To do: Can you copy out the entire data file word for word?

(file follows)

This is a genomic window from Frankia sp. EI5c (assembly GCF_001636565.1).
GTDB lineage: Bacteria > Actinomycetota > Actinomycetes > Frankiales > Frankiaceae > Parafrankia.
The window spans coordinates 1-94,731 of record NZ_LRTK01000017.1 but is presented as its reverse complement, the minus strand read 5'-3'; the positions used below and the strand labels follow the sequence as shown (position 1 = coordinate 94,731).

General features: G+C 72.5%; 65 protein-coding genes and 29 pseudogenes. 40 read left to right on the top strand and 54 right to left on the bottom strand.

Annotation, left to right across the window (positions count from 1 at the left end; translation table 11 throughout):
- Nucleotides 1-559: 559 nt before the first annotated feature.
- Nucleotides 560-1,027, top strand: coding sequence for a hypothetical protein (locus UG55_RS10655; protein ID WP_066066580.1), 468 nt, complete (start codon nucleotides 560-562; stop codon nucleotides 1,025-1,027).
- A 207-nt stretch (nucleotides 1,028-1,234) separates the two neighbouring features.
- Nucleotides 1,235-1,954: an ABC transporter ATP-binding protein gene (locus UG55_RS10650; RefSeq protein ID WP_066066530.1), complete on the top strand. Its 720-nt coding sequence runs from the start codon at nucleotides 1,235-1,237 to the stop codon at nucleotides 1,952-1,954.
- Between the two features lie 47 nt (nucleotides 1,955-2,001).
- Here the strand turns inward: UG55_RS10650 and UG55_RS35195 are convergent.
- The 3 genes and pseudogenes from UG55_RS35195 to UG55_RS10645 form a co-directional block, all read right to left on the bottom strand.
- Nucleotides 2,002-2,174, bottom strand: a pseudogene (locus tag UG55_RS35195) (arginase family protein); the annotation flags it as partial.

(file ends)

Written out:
This is a genomic window from Frankia sp. EI5c (assembly GCF_001636565.1).
GTDB lineage: Bacteria > Actinomycetota > Actinomycetes > Frankiales > Frankiaceae > Parafrankia.
The window spans coordinates 1-94,731 of record NZ_LRTK01000017.1 but is presented as its reverse complement, the minus strand read 5'-3'; the positions used below and the strand labels follow the sequence as shown (position 1 = coordinate 94,731).

General features: G+C 72.5%; 65 protein-coding genes and 29 pseudogenes. 40 read left to right on the top strand and 54 right to left on the bottom strand.

Annotation, left to right across the window (positions count from 1 at the left end; translation table 11 throughout):
- Nucleotides 1-559: 559 nt before the first annotated feature.
- Nucleotides 560-1,027, top strand: coding sequence for a hypothetical protein (locus UG55_RS10655; protein ID WP_066066580.1), 468 nt, complete (start codon nucleotides 560-562; stop codon nucleotides 1,025-1,027).
- A 207-nt stretch (nucleotides 1,028-1,234) separates the two neighbouring features.
- Nucleotides 1,235-1,954: an ABC transporter ATP-binding protein gene (locus UG55_RS10650; RefSeq protein ID WP_066066530.1), complete on the top strand. Its 720-nt coding sequence runs from the start codon at nucleotides 1,235-1,237 to the stop codon at nucleotides 1,952-1,954.
- Between the two features lie 47 nt (nucleotides 1,955-2,001).
- Here the strand turns inward: UG55_RS10650 and UG55_RS35195 are convergent.
- The 3 genes and pseudogenes from UG55_RS35195 to UG55_RS10645 form a co-directional block, all read right to left on the bottom strand.
- Nucleotides 2,002-2,174, bottom strand: a pseudogene (locus tag UG55_RS35195) (arginase family protein); the annotation flags it as partial.